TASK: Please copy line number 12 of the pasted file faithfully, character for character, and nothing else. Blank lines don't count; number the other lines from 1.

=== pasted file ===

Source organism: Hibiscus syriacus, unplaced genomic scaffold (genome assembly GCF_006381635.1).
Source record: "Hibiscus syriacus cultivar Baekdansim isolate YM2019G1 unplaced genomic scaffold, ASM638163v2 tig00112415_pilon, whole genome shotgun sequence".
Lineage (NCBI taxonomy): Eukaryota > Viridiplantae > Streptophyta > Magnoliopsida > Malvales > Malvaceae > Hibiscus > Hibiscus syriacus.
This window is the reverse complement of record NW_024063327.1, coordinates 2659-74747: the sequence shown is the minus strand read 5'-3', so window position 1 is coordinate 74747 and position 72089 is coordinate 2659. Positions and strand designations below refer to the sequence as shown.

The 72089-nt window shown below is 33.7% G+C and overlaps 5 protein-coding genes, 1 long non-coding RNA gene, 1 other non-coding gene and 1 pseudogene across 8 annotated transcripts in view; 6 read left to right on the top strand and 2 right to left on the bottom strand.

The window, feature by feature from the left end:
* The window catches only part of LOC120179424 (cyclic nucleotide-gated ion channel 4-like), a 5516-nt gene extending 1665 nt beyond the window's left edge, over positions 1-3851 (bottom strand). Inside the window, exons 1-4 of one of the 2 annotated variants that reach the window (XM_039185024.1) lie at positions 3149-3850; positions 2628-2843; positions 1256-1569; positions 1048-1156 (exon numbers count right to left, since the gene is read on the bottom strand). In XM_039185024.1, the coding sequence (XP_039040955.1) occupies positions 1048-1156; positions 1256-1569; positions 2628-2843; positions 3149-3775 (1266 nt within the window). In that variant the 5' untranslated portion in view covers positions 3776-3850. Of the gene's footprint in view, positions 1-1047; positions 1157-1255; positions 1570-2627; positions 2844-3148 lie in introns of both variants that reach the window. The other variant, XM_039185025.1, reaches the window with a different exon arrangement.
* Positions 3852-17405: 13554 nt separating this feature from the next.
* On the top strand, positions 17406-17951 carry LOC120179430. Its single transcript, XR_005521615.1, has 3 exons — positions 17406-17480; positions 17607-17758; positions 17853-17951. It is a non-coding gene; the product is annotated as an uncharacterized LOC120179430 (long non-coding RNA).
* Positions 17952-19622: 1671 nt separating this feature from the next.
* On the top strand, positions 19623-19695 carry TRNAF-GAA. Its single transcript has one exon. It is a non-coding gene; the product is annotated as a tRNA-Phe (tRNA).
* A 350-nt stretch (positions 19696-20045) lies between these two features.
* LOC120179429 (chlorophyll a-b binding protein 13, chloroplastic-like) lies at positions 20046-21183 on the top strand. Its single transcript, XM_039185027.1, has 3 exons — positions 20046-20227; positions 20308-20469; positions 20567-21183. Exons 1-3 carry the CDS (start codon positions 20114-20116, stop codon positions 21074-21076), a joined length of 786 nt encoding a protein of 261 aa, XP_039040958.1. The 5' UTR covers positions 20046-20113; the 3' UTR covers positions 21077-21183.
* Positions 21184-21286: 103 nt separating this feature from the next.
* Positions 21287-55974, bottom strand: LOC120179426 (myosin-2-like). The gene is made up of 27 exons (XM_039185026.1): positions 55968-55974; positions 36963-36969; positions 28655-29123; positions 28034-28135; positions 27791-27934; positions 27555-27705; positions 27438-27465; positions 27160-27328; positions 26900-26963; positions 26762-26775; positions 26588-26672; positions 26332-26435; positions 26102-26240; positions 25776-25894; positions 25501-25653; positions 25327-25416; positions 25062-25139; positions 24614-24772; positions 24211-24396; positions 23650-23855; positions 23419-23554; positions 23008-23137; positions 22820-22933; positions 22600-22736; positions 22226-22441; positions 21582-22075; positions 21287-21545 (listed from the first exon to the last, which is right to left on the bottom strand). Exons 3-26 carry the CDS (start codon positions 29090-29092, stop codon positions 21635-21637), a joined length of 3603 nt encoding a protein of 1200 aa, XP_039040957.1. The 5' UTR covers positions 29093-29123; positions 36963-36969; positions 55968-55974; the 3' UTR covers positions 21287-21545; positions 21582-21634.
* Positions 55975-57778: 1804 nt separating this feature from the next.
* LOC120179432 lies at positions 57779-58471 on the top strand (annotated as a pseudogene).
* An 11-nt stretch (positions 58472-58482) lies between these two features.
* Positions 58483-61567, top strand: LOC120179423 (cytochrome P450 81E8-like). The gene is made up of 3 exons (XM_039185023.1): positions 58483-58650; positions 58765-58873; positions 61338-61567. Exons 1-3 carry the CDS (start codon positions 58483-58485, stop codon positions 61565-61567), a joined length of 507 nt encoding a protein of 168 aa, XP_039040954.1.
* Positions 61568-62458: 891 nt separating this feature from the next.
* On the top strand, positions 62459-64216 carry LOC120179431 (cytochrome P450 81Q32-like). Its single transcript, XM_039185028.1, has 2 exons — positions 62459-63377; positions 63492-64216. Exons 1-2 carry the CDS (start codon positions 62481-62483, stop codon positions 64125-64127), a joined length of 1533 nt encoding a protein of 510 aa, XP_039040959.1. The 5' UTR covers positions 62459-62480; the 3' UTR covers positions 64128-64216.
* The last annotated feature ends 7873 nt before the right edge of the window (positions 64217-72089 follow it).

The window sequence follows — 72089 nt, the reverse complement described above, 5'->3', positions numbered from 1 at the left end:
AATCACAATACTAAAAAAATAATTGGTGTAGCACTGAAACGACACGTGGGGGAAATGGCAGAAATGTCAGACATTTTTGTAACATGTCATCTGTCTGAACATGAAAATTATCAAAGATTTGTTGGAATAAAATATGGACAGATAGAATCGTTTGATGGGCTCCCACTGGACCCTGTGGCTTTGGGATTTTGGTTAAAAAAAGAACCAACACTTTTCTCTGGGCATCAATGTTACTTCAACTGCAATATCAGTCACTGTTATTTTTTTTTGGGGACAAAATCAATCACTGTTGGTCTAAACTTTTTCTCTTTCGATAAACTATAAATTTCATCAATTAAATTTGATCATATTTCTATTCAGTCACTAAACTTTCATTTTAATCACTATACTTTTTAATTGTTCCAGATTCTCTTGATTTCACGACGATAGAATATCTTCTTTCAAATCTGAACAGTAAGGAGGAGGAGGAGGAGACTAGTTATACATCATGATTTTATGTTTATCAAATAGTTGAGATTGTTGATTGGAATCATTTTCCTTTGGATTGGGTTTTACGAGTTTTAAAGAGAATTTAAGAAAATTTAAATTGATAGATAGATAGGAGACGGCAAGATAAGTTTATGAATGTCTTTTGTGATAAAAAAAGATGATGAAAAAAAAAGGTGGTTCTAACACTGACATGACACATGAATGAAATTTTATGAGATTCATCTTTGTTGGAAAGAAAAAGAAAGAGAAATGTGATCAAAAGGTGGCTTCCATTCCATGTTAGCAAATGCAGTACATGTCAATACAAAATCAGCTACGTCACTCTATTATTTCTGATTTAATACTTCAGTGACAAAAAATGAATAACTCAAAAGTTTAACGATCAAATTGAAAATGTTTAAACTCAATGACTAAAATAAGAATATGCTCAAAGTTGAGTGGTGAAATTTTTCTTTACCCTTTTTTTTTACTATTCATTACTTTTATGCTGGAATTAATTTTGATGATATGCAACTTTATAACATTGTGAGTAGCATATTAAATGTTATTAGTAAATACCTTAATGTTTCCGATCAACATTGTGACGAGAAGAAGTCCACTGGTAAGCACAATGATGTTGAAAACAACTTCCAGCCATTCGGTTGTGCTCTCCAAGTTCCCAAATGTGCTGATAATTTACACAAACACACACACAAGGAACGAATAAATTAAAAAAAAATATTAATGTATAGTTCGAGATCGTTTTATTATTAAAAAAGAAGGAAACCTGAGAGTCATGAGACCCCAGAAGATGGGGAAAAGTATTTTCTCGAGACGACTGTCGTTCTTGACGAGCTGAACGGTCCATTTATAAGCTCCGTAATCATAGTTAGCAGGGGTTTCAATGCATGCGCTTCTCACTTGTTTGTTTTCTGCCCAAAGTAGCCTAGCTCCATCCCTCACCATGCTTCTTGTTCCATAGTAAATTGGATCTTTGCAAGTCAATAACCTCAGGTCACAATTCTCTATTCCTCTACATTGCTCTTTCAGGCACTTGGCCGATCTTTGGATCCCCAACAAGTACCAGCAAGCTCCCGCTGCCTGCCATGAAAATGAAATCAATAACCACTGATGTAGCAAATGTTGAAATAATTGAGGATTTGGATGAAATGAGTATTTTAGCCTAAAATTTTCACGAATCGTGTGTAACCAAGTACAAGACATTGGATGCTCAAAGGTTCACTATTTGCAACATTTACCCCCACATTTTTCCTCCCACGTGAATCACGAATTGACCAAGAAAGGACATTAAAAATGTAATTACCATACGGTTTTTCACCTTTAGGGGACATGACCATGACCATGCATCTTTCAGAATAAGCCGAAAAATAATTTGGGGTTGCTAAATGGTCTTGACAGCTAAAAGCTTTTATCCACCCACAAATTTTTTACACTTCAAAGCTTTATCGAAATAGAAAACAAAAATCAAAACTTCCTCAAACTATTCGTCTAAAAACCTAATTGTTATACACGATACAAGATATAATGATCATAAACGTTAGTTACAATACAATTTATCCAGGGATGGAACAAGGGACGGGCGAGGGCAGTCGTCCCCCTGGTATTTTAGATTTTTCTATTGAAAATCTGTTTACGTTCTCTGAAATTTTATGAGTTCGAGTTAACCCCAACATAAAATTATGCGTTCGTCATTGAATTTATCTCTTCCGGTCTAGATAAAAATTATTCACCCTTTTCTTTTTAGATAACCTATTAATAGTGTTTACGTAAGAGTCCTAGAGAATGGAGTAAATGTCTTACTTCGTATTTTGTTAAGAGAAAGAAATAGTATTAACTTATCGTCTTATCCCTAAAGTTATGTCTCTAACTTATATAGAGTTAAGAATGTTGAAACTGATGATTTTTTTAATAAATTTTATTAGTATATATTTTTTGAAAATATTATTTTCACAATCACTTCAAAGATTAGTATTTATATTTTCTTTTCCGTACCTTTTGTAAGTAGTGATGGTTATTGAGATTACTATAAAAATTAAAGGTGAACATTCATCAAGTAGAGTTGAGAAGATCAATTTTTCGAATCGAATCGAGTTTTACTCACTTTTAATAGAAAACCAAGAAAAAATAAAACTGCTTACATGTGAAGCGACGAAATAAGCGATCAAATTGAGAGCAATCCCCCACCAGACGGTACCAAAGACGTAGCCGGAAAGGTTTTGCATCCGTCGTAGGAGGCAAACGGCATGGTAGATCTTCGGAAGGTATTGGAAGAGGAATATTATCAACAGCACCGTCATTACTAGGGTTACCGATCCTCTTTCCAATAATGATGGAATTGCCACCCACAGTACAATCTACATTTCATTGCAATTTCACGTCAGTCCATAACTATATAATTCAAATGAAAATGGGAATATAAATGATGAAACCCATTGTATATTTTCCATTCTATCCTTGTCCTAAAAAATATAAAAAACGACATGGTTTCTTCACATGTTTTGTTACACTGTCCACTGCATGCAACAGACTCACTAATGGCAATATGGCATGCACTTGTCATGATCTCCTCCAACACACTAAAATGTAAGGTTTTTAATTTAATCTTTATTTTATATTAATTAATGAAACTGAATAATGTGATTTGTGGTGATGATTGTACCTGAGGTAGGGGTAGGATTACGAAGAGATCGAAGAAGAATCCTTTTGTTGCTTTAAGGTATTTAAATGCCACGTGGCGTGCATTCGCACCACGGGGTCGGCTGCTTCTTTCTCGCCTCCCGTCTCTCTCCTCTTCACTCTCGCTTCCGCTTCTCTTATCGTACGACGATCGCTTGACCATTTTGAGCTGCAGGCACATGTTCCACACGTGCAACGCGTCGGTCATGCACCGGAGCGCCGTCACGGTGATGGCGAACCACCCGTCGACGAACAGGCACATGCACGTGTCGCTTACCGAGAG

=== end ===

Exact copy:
* A 350-nt stretch (positions 19696-20045) lies between these two features.